See also:

Gazette: “Northampton residents support narrowing of streets” (3/16/11)
On King Street, the recommendations call for narrowing King Street from four lanes to three, with a central lane serving alternately as both a turning lane and a median. On-street parking would also be established on King Street in the areas closest to Main Street and between the intersections of Finn and North streets. North of King Street a bicycle track would be installed.

On Main Street, between the intersections of King and State streets, the number of lanes would be consolidated from four to two and the sidewalk widened by approximately 15 feet and reverse angle parking installed.

Videos and Slides: Main and King Street Transportation Charrette, Introduction and Goal Setting (3/14/11)
The consultants’ overarching philosophy is informed by New Urbanism and makes a priority of building mixed-use, pedestrian-friendly urban environments. It is reminiscent of proposals made during the Notre Dame Urban Design Studio and stands in contrast to more car-oriented preferences voiced by some members of the business community at recent King Street zoning workshops.

Videos: King Street Zoning Workshop and Planning Board, December 2, 2010
Here are two short YouTube excerpts (Buffer Zones, Buffer Zones 2) from the December 2 King Street Zoning Workshop Subcommittee meeting, where the participants struggle to balance the car-oriented preferences of many developers with a desire to encourage pedestrian and bike traffic around King Street and its businesses.

Video and Slides: Proposed Improvements for the King/Summer/North Street Intersection (10/19/10)

Energy-Efficient Personal Vehicles of the Near Future (5/24/08)
Smart Growth advocates are concerned about the energy consumed by America’s many cars and the emissions they produce. With gas nearing $4 a gallon, it’s hard not to share these concerns. However, the solutions commonly proposed–densification to support rail and bus travel–often don’t work well in practice. Many homebuyers resist being packed into dense neighborhoods where costs per square foot are high, greenspace is scarce, roads are congested and parking is hard to find. And, too, commutes by public transit typically take twice as long as commutes by car.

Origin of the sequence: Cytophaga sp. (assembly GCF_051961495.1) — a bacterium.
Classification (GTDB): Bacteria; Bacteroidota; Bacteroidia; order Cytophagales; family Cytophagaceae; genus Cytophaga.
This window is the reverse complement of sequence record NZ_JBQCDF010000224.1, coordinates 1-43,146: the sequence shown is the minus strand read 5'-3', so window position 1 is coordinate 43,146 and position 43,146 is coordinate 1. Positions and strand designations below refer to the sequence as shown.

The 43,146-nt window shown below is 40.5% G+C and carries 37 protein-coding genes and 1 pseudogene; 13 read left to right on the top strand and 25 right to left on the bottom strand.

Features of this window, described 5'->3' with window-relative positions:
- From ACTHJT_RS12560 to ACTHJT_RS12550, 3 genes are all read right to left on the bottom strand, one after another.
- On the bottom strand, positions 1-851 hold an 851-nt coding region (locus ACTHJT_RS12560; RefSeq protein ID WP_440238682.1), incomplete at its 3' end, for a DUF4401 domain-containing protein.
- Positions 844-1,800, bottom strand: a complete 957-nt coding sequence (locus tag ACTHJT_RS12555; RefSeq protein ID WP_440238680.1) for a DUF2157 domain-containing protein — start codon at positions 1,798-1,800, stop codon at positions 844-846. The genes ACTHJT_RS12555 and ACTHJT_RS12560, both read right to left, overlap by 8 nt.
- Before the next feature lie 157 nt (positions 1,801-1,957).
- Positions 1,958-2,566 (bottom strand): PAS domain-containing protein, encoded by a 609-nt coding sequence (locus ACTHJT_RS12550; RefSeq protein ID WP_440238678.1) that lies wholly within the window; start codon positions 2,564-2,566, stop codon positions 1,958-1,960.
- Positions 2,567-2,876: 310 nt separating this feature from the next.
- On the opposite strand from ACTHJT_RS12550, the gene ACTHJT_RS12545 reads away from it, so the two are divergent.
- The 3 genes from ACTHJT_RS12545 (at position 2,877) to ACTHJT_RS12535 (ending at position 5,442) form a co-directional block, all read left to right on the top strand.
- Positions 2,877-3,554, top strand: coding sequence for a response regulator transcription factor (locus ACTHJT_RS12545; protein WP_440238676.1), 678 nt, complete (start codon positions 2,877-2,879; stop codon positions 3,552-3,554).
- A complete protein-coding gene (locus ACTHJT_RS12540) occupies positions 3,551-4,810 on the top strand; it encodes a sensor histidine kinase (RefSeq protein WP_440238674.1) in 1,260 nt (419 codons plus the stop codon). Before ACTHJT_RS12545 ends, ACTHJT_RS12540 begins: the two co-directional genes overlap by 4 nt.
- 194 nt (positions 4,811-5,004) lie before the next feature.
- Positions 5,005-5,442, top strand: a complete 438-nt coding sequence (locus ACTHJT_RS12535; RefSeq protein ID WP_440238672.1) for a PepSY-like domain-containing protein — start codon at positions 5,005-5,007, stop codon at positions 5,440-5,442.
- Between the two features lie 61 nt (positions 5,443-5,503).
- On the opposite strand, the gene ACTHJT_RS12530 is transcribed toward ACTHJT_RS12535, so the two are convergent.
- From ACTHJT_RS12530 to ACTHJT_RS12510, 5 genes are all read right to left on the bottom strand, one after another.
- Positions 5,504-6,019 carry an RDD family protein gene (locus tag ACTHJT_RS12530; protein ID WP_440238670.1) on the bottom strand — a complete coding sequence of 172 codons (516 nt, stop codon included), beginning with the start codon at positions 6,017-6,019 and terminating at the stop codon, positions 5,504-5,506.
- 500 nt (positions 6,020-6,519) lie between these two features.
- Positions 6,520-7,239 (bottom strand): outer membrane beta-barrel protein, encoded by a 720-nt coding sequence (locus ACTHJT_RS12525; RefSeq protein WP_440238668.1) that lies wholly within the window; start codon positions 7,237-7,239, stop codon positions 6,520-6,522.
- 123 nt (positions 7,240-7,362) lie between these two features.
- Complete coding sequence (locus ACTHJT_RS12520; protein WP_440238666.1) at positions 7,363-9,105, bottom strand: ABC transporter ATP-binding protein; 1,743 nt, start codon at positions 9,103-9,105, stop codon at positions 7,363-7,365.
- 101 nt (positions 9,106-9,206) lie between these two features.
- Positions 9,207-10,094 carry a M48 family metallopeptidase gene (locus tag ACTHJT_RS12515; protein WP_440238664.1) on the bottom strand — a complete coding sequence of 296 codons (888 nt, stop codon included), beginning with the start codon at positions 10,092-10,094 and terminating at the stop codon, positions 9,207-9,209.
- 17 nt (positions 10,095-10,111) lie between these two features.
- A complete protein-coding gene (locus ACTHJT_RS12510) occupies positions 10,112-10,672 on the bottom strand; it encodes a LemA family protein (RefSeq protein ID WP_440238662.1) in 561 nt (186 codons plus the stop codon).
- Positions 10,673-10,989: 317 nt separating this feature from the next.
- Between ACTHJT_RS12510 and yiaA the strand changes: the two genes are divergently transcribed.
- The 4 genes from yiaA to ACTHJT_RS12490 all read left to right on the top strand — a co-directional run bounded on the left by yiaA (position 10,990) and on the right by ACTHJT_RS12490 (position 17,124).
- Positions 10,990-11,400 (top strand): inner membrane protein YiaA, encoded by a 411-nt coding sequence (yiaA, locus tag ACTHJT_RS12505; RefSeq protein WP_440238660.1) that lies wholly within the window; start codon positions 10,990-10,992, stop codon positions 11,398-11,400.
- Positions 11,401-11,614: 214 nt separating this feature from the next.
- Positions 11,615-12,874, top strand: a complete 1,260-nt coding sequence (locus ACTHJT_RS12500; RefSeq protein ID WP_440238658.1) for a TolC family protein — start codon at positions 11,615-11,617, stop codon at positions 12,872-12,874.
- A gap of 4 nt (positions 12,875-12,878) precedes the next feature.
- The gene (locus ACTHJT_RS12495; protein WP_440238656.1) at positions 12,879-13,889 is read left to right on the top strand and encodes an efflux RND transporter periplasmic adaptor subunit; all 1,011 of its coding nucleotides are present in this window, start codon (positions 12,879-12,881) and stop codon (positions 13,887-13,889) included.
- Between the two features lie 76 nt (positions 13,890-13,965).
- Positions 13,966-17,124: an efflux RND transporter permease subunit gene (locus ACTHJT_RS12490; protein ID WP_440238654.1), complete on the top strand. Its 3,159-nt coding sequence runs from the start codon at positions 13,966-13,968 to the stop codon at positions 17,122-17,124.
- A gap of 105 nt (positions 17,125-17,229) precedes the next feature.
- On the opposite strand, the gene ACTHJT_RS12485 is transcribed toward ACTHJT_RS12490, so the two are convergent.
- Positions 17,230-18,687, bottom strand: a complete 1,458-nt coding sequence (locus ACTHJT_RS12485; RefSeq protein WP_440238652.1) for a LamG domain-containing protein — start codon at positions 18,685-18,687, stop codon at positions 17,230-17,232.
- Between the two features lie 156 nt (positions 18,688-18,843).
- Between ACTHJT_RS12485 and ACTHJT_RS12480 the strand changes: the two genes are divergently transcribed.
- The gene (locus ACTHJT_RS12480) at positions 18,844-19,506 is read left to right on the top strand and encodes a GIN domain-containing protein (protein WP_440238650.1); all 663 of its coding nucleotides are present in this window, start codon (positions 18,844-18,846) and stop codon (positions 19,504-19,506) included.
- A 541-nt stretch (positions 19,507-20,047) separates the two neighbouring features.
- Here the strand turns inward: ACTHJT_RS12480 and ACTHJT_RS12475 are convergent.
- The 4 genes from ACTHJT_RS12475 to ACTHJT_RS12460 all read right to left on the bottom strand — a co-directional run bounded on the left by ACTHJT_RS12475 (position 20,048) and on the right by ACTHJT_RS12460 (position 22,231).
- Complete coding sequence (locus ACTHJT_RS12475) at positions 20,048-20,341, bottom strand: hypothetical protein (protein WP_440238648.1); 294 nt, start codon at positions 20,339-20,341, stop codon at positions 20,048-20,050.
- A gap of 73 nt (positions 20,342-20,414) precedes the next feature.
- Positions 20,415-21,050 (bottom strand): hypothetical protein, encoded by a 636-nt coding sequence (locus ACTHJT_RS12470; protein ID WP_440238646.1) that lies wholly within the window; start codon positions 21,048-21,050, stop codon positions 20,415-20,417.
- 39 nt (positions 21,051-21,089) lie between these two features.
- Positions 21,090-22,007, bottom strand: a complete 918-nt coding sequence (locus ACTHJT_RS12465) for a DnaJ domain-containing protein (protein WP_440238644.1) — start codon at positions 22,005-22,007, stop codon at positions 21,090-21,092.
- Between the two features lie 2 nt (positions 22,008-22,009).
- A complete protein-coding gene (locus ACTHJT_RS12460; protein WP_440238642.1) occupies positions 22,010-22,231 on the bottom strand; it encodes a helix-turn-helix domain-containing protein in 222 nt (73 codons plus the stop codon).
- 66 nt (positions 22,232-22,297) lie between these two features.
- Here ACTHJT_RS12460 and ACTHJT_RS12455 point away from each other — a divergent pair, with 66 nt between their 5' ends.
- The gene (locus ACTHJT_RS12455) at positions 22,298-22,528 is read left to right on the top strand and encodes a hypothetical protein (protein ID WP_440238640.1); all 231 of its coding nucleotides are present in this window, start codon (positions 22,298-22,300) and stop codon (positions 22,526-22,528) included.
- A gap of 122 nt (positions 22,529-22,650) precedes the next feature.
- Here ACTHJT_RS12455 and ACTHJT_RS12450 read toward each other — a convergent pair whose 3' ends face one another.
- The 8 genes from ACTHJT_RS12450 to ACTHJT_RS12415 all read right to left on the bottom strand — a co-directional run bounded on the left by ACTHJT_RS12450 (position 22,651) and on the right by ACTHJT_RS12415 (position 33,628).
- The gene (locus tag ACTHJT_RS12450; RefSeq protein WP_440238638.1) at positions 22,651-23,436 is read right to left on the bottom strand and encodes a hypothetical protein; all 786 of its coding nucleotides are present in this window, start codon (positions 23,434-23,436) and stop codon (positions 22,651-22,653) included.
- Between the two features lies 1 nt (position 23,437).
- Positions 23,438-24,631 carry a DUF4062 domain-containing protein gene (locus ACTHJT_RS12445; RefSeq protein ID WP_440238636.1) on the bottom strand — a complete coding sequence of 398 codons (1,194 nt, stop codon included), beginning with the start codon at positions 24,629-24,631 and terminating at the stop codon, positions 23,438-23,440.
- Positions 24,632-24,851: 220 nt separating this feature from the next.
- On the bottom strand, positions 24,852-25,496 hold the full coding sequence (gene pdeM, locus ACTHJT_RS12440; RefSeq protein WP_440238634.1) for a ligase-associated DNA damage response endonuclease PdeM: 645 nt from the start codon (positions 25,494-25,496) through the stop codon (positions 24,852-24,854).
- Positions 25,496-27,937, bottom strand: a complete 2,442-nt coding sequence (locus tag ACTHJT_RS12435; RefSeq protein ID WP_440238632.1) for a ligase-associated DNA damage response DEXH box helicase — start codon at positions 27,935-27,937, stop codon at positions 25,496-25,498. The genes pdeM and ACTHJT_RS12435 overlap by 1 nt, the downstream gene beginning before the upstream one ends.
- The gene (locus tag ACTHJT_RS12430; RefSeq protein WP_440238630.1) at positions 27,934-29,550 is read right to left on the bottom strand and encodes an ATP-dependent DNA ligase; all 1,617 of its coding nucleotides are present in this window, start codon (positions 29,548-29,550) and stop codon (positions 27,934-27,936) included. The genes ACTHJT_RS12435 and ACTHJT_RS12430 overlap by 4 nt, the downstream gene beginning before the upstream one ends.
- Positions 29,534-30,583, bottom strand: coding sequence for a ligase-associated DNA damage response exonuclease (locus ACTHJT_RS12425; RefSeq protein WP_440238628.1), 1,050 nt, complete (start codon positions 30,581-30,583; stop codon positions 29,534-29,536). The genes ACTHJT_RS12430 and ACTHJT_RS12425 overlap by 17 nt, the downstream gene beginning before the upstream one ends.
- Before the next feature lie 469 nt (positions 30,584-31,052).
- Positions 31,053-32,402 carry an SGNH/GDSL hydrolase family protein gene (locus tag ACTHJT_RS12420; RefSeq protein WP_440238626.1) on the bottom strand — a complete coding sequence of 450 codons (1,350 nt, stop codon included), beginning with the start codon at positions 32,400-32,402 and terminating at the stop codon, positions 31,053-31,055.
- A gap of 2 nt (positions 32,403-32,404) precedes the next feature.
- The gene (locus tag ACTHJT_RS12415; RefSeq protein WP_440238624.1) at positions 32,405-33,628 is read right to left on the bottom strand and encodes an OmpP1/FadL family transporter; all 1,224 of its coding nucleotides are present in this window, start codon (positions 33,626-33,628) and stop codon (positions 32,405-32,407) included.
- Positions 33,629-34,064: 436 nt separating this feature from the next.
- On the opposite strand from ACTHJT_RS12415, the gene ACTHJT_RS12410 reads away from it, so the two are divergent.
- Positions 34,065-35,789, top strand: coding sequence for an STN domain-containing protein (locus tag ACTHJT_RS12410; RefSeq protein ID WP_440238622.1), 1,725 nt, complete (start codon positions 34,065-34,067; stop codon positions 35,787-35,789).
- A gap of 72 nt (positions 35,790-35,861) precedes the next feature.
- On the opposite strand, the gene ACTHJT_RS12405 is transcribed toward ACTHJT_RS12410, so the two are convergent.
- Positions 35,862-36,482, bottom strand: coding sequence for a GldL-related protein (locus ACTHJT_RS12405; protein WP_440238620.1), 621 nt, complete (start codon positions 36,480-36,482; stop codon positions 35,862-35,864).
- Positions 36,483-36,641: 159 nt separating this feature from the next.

The May/June briefing from describes how companies are working to combine the convenience and comfort of personal vehicles with the need to be gentle on the environment…

“Sprawl and Smart Growth” (PDF) by Jane S. Shaw
Senior Associate, Political Economy Research Center, Bozeman, MT
Randal O’Toole, head of the Thoreau Institute, points out that according to Census Bureau surveys, 90 percent of commuters typically drive to work. Only when densities reach 5,000 per square mile (in cities such as Seattle, Chicago, and Boston) does the percentage of drivers start to go down from this high level…

Wendell Cox: “METROPOLITAN DENVER AT RISK: How Densification Will Intensify Traffic Congestion, Air Pollution and the Housing Affordability Crisis”
Asian and European urban areas have far higher population densities than US areas. They also have much better transit systems with much higher levels of service. Yet, Figure #11 shows that traffic intensity is gr
eater in nations with higher population densities. European traffic intensities are twice that of American urban areas. The same is true in the United States, where higher levels of traffic congestion occur where population densities are higher…